Says agreement sets strong framework to deal with global environmental issues based on principle of common but differentiated responsibilities
Hydroflurocarbons (HFCs) are potent greenhouse gases with global warming potential thousand times more than carbon dioxide (CO2)
Kigali (Rwanda) has been hosting the 28th Meeting of Parties to the Montreal Protocol, where nations of the world have been negotiating to reduce the use of HFCs
Agreement expected to reduce global HFC use by 85 per cent by 2045
Agreement follows the principle of common but differentiated responsibility. Developed countries will reduce HFC use first, followed by China and then India.
India will start reducing its HFC consumption when developed nations would have reduced theirs by 70 per cent
Unlike Paris Agreement on climate change, Montreal Protocol amendment is legally binding
Kigali (Rwanda), October 15, 2016: Centre for Science and Environment (CSE) has welcomed the agreement reached here late yesterday to phase down hydrofluorocarbons (HFCs) by amending the Montreal Protocol. HFCs are potent greenhouse gases with global warming potential (GWP) thousand times more than carbon dioxide (CO2).
197 countries agreed in Kigali to phase down the use of this greenhouse gas. Under the agreement, developed countries will reduce HFC use first, followed by China along with a large number of countries; India and nine other countries of South and West Asia will follow suit. Overall, the agreement is expected to reduce HFC use by 85 per cent by 2045.
“We welcome this agreement as it reflects the principal of common but differentiated responsibility. It also reflects the emerging reality of a world in which China will have to take more and more responsibility to solve global environmental issues,” said Sunita Narain, director general, CSE.
Under the amendment, three different schedules have been set for countries to freeze and then reduce their production and use of HFCs. The developed countries, led by the US and Europe, will reduce HFC use by 85 per cent by 2036 over a 2011-13 baseline. China, which is the largest producer of HFCs in the world, will reduce HFC use by 80 per cent by 2045 over the 2020-22 baseline. India will reduce the use of HFCs by 85 per cent over the 2024-26 baseline. Developed countries have also agreed to provide enhanced funding support to developing countries. Unlike the Paris Agreement on climate change, the Montreal Protocol amendment is legally binding.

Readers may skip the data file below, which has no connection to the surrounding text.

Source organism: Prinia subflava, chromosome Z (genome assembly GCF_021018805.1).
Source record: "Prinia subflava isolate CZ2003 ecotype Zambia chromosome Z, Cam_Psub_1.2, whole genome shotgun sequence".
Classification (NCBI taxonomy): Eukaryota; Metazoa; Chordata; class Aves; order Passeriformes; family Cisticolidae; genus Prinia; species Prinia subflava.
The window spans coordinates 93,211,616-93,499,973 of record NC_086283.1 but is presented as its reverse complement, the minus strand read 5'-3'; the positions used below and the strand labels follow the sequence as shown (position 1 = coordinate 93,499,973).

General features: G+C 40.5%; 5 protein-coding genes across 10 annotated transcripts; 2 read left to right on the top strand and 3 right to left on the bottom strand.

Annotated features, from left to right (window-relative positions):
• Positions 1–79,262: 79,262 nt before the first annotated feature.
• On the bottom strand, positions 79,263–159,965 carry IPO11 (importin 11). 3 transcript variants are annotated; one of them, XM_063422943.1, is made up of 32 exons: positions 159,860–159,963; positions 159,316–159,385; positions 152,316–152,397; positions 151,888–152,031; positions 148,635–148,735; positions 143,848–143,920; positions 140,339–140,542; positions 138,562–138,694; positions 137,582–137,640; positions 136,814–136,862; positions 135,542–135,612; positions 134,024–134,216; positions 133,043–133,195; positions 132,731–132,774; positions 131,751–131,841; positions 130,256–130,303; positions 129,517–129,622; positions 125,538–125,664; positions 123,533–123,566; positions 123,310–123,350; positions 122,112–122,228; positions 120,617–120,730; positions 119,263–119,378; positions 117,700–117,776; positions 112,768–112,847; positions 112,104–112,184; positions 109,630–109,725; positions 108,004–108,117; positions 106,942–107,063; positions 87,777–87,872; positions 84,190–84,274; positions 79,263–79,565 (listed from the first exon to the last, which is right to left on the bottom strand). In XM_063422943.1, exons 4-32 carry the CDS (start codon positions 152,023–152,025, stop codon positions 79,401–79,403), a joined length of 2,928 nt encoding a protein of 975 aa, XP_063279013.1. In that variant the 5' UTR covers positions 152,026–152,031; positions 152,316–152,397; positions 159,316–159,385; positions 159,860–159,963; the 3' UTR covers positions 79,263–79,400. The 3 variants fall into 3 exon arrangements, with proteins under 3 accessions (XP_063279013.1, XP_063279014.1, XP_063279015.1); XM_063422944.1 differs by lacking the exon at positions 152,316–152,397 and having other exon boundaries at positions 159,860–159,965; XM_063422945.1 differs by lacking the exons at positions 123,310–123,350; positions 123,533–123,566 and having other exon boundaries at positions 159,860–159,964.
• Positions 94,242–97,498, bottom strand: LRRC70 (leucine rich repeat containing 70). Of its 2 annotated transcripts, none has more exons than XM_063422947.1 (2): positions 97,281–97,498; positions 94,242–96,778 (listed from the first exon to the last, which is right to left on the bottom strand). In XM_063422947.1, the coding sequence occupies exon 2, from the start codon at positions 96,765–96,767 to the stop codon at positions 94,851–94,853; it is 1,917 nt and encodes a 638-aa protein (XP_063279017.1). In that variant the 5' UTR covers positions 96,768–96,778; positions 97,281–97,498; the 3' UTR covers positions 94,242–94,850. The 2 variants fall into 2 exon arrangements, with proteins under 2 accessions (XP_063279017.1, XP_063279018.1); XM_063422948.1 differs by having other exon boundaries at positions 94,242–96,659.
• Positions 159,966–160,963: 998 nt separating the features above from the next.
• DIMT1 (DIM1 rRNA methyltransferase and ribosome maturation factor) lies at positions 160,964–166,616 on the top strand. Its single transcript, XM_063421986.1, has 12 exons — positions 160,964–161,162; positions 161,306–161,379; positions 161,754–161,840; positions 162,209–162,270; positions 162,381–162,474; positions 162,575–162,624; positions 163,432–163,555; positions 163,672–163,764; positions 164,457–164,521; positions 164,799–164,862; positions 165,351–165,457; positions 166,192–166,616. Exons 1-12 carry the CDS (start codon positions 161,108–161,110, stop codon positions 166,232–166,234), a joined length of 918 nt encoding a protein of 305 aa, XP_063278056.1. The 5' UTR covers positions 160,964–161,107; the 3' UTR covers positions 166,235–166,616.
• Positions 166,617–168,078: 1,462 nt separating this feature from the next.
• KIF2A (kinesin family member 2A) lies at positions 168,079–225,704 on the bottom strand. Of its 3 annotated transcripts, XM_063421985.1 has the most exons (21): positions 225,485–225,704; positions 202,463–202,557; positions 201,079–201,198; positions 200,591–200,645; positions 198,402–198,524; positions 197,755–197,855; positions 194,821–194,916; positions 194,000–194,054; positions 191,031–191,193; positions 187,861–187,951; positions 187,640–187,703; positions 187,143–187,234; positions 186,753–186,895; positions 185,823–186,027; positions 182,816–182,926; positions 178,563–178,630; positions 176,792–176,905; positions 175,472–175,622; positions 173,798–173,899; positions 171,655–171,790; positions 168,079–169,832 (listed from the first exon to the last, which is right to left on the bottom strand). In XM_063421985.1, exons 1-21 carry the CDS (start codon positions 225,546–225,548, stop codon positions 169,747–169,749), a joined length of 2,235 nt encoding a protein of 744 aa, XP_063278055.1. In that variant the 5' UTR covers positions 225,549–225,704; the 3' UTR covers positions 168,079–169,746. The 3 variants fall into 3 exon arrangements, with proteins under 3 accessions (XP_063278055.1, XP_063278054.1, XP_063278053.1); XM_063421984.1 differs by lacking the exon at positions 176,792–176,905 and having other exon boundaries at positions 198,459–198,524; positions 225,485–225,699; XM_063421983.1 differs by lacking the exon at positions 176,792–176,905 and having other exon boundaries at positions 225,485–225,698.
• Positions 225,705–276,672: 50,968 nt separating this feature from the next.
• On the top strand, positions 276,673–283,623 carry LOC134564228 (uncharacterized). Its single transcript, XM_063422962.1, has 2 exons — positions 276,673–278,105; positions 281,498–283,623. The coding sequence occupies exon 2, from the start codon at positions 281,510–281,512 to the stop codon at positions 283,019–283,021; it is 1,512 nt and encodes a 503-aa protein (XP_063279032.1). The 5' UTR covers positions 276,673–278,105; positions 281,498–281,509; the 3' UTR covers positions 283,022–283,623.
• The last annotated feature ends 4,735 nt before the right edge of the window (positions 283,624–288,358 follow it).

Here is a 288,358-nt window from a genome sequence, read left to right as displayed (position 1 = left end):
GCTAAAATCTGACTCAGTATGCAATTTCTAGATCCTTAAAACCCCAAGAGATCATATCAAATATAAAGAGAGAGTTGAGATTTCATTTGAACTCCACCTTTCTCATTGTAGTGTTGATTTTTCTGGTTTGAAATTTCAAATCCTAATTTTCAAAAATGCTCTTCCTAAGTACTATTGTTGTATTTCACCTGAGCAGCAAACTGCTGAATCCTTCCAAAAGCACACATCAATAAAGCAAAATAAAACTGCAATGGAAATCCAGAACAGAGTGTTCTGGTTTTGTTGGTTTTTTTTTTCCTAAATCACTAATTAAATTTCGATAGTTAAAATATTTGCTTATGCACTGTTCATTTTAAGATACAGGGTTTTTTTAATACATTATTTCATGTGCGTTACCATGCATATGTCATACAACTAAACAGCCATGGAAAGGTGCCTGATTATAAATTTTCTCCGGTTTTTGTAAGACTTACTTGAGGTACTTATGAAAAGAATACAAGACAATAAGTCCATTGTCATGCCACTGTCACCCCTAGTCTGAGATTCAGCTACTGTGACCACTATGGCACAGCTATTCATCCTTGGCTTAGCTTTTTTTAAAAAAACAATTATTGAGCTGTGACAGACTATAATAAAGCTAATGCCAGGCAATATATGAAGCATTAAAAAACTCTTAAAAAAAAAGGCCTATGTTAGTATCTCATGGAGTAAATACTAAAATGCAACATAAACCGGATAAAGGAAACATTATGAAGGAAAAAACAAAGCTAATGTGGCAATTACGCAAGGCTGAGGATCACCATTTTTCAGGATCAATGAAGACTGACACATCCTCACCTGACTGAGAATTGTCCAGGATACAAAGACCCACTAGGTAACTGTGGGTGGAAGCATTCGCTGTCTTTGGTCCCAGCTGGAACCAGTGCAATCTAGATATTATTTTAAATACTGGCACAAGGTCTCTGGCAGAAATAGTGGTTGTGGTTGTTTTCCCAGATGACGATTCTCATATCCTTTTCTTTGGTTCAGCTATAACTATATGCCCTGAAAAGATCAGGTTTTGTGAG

Just before the Kigali meeting, India had proposed to take a baseline of 2028-2030 and freeze the use of HFCs by 2031. However, it had not given any definite timeline for reducing use. At Kigali, India showed flexibility and leadership by proposing a four-year advancement of the baseline to 2024-2026 and 10 per cent reduction by 2032. It also linked increase in its ambition with those of the developed countries. It demanded that developed countries reduce 70 per cent of their HFC consumption by 2027. Ultimately, developed nations have agreed to cut 70 per cent of their HFC use by 2029. With this, India will start reducing its HFC consumption when the developed countries would have reduced their consumption by 70 per cent.
India also announced domestic action on HFC-23 (trifluoro-methane), a super greenhouse gas with a GWP of 14,800, which is produced as a byproduct of HCFC-22 (chloro-difluoro-methane). Currently, HCFC-22 is the most commonly used refrigerant in India. Under this new domestic law, India has mandated its manufacturers to capture and incinerate HFC-23 so that it is not released into the atmosphere. This action will eliminate release of HFC-23 equivalent to about 100 million tonne of CO2 emissions over the next 15 years. Ironically, United States and China have agreed to take similar action only by 2019.
Praising the Indian negotiating team, Chandra Bhushan, deputy director general, CSE said that “India went with a clear strategy and a proactive agenda to enhance the overall environmental ambition of the deal and to protect the nation’s economic interests. The amendment finally agreed to not only protects India’s economic interests, but also doubles the climate benefit compared to the previous Indian proposal. It will avoid HFC emissions equivalent to 70 billion tonne of CO2.”
The agreement in Kigali is the beginning of a long process to replace HFCs with energy-efficient and environmentally sound alternatives. The world is seeing the emergence of new patented fluorinated chemicals which can lead to environmental pollution. “We must take this opportunity to leapfrog the chemical treadmill and move out of fluorinated refrigerants to energy-efficient natural refrigerants. India has the potential to become a major manufacturing hub for natural refrigerant-based equipments,” said Chandra Bhushan.
He added: “What we have achieved in Kigali is the beginning. We can build on this success and further enhance the climate actions by countries in Montreal Protocol and in other climate agreements, especially the Paris Agreement, based on the principle of common but differentiated responsibility.”